Lure Fishing with Robbie Northman #30

Last of the Summer Chub

Summer has drawn to a close, transitioning to autumn. Daylight hours shorten as the leaves display a fiery array of colours. October brings change in my fishing as I step away from chub, and turn my focus back to bass, and later pike. It’s not that chub can’t be caught on lures though autumn and even winter. But, with so much to fish for, I’m excited to change my target species.

Although ready for a change, I’ve been out on the bank, trying for a few final fish before moving on. As covered in last week’s blog, I’ve been toying with different ideas and tactics. In recent sessions I’ve set my sights on fishing new venues, taking the opportunity to catch up with my good mate John Bailey.


My old friend Joe came back from the States to visit his parents. Years ago, we worked together in a tackle shop and have stayed in touch since. Joe’s an avid angler, and really enjoys targeting striped bass, salmon and steelhead back home. Exciting fishing. Joe, however, had unfinished business with one particular UK species… barbel. A fish Joe had yet to catch, along with big chub. With a bucket list fish to tick off the list, I suggested Joe and his father (Rick) make a visit to the River Wye for a guided session with John Bailey. I of course had to tag along.

We arrived in Herefordshire mid-afternoon, with a few hours to spare before checking in to the bed and breakfast. With time to spare, we decided to check out a day ticket stretch of the Wye, finding the river extremely low. Heavy rainfall was forecast, which would help us greatly on the quest for a barbel, but in the meantime we chucked on the waterproofs and decided to target chub.

Joe was excited to try and catch one on the lure, comparing the set-up to his light smallmouth gear back home. Joe was keen to see me take the lead, demonstrating the lures and techniques we would be using. I rigged up a 2-10g Custom Ultra Light and tied on a 3D Cicada, and we set off in search of some fish. With the river so low and banks steep, it was easy to spot fish.

Within a few minutes of walking, I set sights on a nice chub sitting beside a fallen branch. There was a clear path to the water below where I could land the fish, so I prepared to take my shot, casting from higher on the bank. Plop, I landed a few yards across river from the chub, aiming for my lure to pass within about 12 inches of its nose. I began to retrieve slowly, making the wings of the Cicada rock and churn water.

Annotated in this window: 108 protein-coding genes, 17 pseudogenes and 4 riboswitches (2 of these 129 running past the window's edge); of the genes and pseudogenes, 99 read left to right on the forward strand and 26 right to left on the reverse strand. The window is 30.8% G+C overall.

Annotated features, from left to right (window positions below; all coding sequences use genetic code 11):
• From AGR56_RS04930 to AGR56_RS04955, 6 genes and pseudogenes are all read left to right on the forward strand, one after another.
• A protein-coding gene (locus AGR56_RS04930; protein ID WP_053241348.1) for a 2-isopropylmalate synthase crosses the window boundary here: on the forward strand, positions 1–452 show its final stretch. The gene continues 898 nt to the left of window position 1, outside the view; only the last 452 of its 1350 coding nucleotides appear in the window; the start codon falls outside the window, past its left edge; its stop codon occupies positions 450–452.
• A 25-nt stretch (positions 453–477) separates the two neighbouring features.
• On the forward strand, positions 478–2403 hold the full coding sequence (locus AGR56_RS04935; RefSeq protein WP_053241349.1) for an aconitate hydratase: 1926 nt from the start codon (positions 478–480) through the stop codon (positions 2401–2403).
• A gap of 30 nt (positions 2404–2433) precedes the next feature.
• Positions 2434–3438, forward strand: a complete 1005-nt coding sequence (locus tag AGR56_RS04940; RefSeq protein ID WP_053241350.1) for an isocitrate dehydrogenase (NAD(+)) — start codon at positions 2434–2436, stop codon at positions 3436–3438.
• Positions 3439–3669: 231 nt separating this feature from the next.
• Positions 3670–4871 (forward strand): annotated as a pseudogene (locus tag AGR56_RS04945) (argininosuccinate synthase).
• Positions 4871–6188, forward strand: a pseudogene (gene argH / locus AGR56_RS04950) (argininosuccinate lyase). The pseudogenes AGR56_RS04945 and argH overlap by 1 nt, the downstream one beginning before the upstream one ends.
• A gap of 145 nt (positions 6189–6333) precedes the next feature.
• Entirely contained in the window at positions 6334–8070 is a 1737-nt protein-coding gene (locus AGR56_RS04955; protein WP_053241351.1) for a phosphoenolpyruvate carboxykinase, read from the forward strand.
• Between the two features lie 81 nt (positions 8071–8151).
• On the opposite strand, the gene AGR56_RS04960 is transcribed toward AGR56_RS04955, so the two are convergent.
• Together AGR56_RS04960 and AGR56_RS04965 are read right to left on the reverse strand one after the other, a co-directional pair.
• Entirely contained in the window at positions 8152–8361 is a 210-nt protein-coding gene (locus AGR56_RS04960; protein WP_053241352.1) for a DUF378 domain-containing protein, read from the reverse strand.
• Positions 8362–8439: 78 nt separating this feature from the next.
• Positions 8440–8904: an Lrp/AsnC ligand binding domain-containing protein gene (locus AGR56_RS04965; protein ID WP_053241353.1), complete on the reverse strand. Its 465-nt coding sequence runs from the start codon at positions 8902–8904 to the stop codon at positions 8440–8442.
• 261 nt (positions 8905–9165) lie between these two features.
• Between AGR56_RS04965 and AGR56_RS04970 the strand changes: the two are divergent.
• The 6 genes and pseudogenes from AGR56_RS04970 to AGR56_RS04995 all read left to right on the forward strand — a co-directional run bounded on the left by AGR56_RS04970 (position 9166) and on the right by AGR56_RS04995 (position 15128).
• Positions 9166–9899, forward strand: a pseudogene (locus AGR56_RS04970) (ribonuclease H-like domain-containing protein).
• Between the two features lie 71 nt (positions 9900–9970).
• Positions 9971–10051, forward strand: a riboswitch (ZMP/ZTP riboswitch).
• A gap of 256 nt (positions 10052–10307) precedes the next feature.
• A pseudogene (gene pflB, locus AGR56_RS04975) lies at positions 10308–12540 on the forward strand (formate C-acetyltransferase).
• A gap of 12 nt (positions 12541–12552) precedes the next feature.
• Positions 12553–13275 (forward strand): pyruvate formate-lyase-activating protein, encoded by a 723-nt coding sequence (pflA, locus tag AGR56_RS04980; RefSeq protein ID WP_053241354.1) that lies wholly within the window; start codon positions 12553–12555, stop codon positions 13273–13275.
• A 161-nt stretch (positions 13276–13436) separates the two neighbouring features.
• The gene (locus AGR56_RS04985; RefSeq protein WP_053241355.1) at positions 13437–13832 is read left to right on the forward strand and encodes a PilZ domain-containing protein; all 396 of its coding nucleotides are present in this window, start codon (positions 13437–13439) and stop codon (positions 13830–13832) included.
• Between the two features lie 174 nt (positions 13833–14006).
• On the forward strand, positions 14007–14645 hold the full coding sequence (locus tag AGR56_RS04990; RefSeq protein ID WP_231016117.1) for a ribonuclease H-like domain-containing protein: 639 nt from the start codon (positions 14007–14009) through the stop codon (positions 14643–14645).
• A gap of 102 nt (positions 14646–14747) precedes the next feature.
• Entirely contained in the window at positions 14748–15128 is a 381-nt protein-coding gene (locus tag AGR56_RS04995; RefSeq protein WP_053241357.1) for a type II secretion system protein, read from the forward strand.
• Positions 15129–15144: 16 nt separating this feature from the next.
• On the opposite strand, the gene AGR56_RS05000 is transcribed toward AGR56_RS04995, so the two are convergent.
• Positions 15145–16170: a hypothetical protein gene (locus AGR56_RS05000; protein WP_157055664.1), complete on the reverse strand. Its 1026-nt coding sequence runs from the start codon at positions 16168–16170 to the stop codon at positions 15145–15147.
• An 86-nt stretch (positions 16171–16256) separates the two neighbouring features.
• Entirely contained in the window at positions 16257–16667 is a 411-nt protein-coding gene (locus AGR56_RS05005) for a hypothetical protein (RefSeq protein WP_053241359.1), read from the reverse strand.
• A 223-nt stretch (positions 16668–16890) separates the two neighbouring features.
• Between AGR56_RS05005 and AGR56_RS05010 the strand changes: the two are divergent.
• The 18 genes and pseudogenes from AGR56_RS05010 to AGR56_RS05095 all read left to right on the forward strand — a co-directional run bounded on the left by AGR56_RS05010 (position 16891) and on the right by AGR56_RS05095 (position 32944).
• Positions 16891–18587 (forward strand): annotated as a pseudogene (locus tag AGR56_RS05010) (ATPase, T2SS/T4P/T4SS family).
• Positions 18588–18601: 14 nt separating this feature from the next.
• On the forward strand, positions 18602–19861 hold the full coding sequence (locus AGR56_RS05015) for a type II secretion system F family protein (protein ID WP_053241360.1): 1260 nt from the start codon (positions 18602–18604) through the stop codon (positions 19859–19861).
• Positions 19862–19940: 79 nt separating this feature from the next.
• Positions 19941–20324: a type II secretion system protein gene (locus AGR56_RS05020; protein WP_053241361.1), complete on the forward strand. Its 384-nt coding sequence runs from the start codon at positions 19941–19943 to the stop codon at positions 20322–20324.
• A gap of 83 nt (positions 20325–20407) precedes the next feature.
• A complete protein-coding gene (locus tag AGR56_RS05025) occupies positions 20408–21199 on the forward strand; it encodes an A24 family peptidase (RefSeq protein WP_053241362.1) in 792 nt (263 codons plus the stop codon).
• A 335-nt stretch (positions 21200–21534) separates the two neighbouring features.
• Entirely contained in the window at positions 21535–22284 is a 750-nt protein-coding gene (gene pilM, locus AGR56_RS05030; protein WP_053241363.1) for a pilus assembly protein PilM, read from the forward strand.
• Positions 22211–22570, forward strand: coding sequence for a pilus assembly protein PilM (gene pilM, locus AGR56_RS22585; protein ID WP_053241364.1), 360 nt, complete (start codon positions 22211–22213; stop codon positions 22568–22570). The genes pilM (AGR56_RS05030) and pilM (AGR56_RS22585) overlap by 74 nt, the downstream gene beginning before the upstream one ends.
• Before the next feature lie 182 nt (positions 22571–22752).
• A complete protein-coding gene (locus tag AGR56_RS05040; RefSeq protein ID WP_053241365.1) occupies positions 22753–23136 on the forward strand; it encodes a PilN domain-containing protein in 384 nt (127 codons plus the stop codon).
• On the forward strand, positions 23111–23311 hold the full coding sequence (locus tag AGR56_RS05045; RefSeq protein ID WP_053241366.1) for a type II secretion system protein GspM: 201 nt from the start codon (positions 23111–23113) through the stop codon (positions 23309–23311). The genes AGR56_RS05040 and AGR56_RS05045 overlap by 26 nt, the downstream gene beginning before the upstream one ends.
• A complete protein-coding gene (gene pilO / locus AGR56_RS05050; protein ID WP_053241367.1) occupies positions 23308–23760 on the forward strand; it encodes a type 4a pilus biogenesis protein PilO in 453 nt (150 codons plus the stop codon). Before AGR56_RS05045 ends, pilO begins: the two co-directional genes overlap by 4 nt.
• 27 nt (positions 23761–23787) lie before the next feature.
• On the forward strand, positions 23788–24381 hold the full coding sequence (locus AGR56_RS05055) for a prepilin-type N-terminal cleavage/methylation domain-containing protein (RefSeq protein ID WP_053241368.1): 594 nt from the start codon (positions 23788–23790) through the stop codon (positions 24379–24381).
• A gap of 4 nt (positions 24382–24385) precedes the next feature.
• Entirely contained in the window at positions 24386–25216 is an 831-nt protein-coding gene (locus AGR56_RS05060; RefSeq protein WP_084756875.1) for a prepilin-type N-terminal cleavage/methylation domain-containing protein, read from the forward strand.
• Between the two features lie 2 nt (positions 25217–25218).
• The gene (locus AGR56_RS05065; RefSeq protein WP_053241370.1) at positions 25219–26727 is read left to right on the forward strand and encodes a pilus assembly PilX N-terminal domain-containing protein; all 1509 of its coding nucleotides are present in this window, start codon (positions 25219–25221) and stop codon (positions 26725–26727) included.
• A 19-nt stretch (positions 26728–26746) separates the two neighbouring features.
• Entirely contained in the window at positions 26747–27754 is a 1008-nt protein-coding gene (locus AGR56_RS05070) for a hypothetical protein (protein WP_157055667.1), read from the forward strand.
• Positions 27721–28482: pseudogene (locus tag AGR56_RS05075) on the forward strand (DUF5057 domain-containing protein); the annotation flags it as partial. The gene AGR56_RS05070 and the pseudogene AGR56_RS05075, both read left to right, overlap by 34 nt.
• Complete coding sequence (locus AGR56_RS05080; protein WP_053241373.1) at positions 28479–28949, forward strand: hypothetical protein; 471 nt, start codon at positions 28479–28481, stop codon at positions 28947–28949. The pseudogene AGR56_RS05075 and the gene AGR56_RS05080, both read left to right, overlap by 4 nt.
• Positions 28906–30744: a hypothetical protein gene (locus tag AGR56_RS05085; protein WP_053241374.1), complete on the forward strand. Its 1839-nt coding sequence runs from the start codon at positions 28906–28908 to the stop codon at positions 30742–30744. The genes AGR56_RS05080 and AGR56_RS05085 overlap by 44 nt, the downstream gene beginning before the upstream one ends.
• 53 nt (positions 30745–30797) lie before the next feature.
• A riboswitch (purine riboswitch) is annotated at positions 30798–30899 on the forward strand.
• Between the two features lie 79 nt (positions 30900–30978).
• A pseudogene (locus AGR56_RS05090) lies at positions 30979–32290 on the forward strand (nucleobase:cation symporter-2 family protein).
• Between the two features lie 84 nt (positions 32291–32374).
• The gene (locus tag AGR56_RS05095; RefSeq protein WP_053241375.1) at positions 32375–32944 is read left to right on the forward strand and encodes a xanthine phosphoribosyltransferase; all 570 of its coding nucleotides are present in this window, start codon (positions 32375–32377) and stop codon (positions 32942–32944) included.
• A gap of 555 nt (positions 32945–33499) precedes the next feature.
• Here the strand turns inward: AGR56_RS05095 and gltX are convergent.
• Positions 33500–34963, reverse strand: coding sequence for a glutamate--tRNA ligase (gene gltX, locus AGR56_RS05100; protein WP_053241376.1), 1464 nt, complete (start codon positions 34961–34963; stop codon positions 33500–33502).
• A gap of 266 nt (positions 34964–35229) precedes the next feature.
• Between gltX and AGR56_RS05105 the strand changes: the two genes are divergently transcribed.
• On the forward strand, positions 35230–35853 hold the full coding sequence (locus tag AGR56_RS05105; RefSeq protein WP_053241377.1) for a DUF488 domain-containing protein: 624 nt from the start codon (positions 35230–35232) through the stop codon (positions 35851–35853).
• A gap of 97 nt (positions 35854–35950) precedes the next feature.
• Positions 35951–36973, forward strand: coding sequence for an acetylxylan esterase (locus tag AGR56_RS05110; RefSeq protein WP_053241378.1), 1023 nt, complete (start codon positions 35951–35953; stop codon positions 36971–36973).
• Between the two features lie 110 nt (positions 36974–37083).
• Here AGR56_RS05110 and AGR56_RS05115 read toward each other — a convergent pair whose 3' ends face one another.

As the lure drew close to the chub it sprang into action, bolting forwards and engulfing the lure. I chose not to strike, allowing the fish to hook itself as it turned. A strong fight followed, the fish trying hard to reach the sunken branches. I grabbed the net and began to work my way down to the water. I missed my step, focusing on the fish and lost balance, and before I knew it, I was on my backside hurtling towards the water with a large splash. This of course gave the chub a second bout of energy, however I quickly recovered and netted my prize, a beautiful golden coloured chub. My first from the Wye. 

My first Wye chub

The rest of the afternoon was spent teaching Joe to catch them on lures. The first hour proved difficult with a few missed and lost fish, including what would have been a PB for Joe. Eventually he got the feel for it, and after a well placed cast banked his first ever chub on a lure. Joe was thrilled with the result, so we fished on for a few hours, banking several more. The session with John really made the trip complete, as both Rick and Joe banked PBs, with Joe achieving his target species. 

The 3D Cicada proved most effective, tempting Joe’s first chub
The session with John produced many more fish for the father and son duo


The next venture for me was to target chub from a kayak, something I’ve never tried before, due to most of the permissions I fish being quite small. With the opportunity to target a longer stretch I decided to give it go. It proved an interesting experience, with benefits and drawbacks. Long clean casts, to feature I would usually struggle to get to from the bank, opened up much more water.

The drawback proved to be the range. It’s difficult getting close to spooky chub while causing so much disturbance. However, with perseverance I soon banked a few fish, finishing my session with a cracking chub, while jigging a PVC Mayfly. Targeting chub from a kayak is certainly something I would like to explore more. While not overly beneficial on smaller rivers, it could prove to be excellent sport on larger public venues where fish are used to activity on the water. 

A battle-scarred old chub.
Jigging PVC Mayflies over a gravel glides proved effective
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